AL-AHDAB OILFIELD: Iraq started production on Saturday in the first phase of its CNPC-operated al-Ahdab oilfield at 37,000 barrels per day, the country's oil minister said.
Al-Ahdab was the first major oilfield development contract awarded by the Iraqi government after the 2003 US-led invasion, reviving a Saddam Hussein-era deal with China National Petroleum Corp (CNPC) in southern Wasit province.
"Today we started production with a capacity of 37,000 bpd and we will reach 60,000 bpd in the first half of August," Abdul-Kareem Luaibi said at a launch ceremony.
Luaibi said the second phase of al-Ahdab would start in December and would take the field's output capacity to 120,000 bpd, while the third would start at the end of 2012 and increase expected capacity to 160,000 bpd.
State-owned CNPC operates in more than 80 oil and gas projects in nearly 30 countries. It completed construction of the first phase of the al-Ahdab oilfield on June 21 and is also developing Iraq's Rumaila oilfield with BP Plc and Halfaya oilfield with France's Total SA and Malaysia's Petronas.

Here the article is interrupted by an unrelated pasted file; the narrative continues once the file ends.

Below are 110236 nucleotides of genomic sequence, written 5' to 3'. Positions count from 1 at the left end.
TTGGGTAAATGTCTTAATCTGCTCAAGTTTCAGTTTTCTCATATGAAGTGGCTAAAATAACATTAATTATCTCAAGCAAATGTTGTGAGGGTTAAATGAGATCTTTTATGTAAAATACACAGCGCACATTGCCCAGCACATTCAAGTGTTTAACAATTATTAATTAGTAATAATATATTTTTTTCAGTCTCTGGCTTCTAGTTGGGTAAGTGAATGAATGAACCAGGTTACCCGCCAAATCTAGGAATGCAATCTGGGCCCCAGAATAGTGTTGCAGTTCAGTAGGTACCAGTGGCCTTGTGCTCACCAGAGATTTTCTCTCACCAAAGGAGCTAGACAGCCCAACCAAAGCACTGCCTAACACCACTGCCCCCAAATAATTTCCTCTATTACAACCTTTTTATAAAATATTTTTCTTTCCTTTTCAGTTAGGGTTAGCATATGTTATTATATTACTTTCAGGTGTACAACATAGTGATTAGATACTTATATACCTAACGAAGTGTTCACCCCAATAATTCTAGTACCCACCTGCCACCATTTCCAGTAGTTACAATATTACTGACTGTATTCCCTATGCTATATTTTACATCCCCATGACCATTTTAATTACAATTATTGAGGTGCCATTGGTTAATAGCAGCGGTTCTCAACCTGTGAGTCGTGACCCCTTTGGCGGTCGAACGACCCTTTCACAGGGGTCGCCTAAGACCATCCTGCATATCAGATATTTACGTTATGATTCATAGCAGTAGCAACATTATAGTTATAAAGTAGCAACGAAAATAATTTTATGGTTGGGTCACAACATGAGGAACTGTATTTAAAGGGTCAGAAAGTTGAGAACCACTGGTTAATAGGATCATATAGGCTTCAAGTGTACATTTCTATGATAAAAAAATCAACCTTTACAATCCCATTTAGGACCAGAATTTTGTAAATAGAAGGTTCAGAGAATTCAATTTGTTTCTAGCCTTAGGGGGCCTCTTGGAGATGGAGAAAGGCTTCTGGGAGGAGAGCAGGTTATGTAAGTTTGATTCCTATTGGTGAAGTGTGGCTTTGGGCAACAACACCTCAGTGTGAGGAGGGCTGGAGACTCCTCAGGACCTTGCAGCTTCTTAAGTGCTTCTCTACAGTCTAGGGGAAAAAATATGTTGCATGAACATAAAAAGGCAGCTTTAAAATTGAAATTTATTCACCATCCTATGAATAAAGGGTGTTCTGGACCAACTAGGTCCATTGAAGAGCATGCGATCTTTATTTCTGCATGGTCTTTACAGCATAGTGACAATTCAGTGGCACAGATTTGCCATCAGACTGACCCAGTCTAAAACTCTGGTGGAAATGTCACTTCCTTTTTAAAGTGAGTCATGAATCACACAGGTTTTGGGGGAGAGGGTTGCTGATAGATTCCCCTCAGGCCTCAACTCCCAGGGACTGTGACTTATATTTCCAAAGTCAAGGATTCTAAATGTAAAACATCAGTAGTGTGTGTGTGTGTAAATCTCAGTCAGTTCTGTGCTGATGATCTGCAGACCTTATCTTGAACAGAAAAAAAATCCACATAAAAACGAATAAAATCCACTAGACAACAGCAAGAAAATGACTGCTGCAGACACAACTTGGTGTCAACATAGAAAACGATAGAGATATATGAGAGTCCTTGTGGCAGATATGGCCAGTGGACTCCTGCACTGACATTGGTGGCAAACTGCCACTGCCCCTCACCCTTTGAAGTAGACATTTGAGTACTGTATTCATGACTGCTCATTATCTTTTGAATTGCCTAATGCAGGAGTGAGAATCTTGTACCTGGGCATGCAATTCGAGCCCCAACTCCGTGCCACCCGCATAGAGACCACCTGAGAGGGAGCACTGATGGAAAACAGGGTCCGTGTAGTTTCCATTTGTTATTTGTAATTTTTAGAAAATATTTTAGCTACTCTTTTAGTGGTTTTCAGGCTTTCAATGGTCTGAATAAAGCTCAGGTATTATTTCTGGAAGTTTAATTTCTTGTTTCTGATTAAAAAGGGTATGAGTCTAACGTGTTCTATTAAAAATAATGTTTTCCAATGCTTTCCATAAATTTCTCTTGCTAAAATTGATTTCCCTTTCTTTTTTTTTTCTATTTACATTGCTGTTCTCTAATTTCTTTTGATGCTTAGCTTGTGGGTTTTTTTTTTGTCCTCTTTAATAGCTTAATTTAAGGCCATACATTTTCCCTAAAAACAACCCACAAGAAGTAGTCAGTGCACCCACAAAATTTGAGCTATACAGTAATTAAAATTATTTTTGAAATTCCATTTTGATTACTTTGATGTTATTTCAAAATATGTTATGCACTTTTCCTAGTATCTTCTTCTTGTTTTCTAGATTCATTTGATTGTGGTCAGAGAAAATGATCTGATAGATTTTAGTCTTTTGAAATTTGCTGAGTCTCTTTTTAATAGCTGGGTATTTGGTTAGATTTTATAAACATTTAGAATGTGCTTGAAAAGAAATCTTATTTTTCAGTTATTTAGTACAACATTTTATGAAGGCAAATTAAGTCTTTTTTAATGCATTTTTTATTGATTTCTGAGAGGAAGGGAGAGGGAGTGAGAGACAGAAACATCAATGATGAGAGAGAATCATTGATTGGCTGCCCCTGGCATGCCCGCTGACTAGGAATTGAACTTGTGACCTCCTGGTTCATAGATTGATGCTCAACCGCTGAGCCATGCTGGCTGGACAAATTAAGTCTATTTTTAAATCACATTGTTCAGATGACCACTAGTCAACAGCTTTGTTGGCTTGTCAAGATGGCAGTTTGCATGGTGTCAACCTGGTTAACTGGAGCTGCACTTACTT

Deputy Prime Minister Hussain al-Shahristani said Iraq was studying a proposal from CNPC to production at al-Ahdab to 200,000 bpd.
"We will base our response to this proposal on the needs of Iraq and the global markets," Shahristani told reporters at the field.
Luaibi said a recent exploratory survey showed al-Ahdab had reserves of 3 billion barrels and revenue from the field was expected to be more than $40 billion during the next 20 years.
Iraq, which relies on oil for 95 percent of its revenues, has signed a series of oil contracts with international companies to try to boost output capacity to 12 million bpd by 2017 from around 2.7 million bpd currently.
Copyright Reuters, 2011